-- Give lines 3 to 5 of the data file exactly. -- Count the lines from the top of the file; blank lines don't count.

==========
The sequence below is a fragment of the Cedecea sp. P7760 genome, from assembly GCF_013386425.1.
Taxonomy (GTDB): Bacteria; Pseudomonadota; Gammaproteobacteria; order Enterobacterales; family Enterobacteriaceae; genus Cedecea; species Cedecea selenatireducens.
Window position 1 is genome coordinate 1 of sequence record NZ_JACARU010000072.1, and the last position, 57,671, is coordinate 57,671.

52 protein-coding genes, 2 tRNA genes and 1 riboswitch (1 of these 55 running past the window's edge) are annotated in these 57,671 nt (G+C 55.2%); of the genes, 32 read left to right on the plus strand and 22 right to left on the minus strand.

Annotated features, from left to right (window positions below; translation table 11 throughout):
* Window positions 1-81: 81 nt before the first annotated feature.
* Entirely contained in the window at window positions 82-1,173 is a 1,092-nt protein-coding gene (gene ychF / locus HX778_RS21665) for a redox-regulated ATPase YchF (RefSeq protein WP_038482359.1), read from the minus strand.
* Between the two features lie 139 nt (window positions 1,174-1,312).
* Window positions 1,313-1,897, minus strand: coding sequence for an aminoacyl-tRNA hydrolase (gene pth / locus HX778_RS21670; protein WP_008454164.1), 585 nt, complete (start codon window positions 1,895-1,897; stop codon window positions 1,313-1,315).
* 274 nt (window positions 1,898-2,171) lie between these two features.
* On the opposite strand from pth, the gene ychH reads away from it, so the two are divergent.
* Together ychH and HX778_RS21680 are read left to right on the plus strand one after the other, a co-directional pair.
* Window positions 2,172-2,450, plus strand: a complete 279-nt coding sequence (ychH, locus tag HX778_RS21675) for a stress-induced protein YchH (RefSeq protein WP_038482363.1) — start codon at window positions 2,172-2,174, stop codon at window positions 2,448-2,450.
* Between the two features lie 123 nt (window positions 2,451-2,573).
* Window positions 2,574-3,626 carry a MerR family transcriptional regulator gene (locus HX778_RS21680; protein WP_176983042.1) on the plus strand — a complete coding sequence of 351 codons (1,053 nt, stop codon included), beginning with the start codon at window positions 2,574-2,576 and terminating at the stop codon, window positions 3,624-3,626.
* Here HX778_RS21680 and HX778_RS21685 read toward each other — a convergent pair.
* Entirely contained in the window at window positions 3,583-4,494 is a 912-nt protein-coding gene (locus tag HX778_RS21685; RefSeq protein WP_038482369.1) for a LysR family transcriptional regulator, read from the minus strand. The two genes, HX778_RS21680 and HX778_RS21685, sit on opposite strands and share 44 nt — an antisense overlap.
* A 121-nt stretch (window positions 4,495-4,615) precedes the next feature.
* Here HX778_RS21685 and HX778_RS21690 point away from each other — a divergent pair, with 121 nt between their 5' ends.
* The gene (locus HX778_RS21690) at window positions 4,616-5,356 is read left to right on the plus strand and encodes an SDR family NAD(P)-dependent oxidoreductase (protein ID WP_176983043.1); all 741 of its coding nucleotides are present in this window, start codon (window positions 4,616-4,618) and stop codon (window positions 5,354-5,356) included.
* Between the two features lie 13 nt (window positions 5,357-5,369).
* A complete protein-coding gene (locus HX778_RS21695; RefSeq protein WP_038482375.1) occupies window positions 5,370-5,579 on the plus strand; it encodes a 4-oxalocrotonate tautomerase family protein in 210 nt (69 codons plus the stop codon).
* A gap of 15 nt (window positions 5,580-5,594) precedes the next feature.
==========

Window position 1 is genome coordinate 1 of sequence record NZ_JACARU010000072.1, and the last position, 57,671, is coordinate 57,671.

52 protein-coding genes, 2 tRNA genes and 1 riboswitch (1 of these 55 running past the window's edge) are annotated in these 57,671 nt (G+C 55.2%); of the genes, 32 read left to right on the plus strand and 22 right to left on the minus strand.

Annotated features, from left to right (window positions below; translation table 11 throughout):